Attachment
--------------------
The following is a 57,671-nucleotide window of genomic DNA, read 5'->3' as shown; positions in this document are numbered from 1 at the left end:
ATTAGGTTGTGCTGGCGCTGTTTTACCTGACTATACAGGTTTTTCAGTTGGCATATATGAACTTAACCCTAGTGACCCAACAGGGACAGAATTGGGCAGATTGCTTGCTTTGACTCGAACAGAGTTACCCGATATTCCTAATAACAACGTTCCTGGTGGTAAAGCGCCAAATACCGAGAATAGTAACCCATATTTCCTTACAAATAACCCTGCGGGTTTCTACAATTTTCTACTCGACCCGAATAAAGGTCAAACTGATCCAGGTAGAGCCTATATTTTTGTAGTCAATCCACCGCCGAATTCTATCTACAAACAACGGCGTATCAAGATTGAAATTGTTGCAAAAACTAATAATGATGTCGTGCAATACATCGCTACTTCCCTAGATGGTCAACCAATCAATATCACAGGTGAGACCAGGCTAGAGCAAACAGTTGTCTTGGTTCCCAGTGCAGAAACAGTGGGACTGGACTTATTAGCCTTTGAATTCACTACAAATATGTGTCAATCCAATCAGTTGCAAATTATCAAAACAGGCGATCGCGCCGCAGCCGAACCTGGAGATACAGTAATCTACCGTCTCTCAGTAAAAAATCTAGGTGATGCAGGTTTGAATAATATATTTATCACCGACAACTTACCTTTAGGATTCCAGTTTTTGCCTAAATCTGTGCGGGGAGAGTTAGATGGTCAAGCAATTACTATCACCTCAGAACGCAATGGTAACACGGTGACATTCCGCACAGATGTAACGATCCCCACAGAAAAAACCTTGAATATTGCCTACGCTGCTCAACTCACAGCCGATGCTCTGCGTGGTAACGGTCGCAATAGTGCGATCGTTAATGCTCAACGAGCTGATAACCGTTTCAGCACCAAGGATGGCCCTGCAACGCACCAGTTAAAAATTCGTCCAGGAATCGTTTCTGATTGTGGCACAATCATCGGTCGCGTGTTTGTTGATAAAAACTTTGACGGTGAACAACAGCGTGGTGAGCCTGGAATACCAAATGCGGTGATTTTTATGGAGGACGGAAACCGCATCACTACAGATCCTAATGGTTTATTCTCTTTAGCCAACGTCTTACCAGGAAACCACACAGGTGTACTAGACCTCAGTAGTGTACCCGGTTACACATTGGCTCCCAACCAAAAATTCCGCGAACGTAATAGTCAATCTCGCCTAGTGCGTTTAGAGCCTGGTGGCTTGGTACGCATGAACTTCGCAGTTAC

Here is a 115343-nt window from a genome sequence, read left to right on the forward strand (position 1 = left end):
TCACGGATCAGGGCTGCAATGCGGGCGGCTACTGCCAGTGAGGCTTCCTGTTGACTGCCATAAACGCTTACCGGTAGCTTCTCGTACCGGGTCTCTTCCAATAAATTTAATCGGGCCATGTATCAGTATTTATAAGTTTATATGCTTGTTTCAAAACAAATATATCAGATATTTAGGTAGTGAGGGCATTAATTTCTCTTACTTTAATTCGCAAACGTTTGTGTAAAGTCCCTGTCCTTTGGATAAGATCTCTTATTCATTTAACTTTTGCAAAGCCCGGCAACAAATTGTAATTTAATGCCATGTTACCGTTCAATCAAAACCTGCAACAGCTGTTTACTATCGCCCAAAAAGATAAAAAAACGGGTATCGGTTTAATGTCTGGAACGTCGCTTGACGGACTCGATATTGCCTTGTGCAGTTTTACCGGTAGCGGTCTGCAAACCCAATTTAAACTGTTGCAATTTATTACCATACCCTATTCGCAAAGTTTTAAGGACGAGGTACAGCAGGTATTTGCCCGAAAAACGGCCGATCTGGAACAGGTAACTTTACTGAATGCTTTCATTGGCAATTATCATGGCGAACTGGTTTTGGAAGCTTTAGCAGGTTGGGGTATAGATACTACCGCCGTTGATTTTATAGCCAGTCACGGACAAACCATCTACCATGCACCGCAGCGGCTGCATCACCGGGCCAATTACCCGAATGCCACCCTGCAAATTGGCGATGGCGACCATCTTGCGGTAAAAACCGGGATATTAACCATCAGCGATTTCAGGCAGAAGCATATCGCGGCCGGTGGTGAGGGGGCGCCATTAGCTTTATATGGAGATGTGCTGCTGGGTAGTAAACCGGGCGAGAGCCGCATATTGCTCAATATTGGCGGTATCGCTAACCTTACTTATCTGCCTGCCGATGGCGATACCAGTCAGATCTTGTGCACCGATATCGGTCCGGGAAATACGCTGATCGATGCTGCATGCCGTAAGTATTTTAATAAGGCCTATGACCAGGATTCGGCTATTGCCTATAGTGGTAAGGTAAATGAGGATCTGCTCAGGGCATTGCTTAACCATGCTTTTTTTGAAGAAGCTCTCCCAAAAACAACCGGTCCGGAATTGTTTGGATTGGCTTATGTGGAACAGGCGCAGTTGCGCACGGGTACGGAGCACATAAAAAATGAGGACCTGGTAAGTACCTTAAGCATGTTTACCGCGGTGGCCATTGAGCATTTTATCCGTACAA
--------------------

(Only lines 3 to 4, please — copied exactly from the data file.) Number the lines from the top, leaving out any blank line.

Here is a 115343-nt window from a genome sequence, read left to right on the forward strand (position 1 = left end):
TCACGGATCAGGGCTGCAATGCGGGCGGCTACTGCCAGTGAGGCTTCCTGTTGACTGCCATAAACGCTTACCGGTAGCTTCTCGTACCGGGTCTCTTCCAATAAATTTAATCGGGCCATGTATCAGTATTTATAAGTTTATATGCTTGTTTCAAAACAAATATATCAGATATTTAGGTAGTGAGGGCATTAATTTCTCTTACTTTAATTCGCAAACGTTTGTGTAAAGTCCCTGTCCTTTGGATAAGATCTCTTATTCATTTAACTTTTGCAAAGCCCGGCAACAAATTGTAATTTAATGCCATGTTACCGTTCAATCAAAACCTGCAACAGCTGTTTACTATCGCCCAAAAAGATAAAAAAACGGGTATCGGTTTAATGTCTGGAACGTCGCTTGACGGACTCGATATTGCCTTGTGCAGTTTTACCGGTAGCGGTCTGCAAACCCAATTTAAACTGTTGCAATTTATTACCATACCCTATTCGCAAAGTTTTAAGGACGAGGTACAGCAGGTATTTGCCCGAAAAACGGCCGATCTGGAACAGGTAACTTTACTGAATGCTTTCATTGGCAATTATCATGGCGAACTGGTTTTGGAAGCTTTAGCAGGTTGGGGTATAGATACTACCGCCGTTGATTTTATAGCCAGTCACGGACAAACCATCTACCATGCACCGCAGCGGCTGCATCACCGGGCCAATTACCCGAATGCCACCCTGCAAATTGGCGATGGCGACCATCTTGCGGTAAAAACCGGGATATTAACCATCAGCGATTTCAGGCAGAAGCATATCGCGGCCGGTGGTGAGGGGGCGCCATTAGCTTTATATGGAGATGTGCTGCTGGGTAGTAAACCGGGCGAGAGCCGCATATTGCTCAATATTGGCGGTATCGCTAACCTTACTTATCTGCCTGCCGATGGCGATACCAGTCAGATCTTGTGCACCGATATCGGTCCGGGAAATACGCTGATCGATGCTGCATGCCGTAAGTATTTTAATAAGGCCTATGACCAGGATTCGGCTATTGCCTATAGTGGTAAGGTAAATGAGGATCTGCTCAGGGCATTGCTTAACCATGCTTTTTTTGAAGAAGCTCTCCCAAAAACAACCGGTCCGGAATTGTTTGGATTGGCTTATGTGGAACAGGCGCAGTTGCGCACGGGTACGGAGCACATAAAAAATGAGGACCTGGTAAGTACCTTAAGCATGTTTACCGCGGTGGCCATTGAGCATTTTATCCGTACAA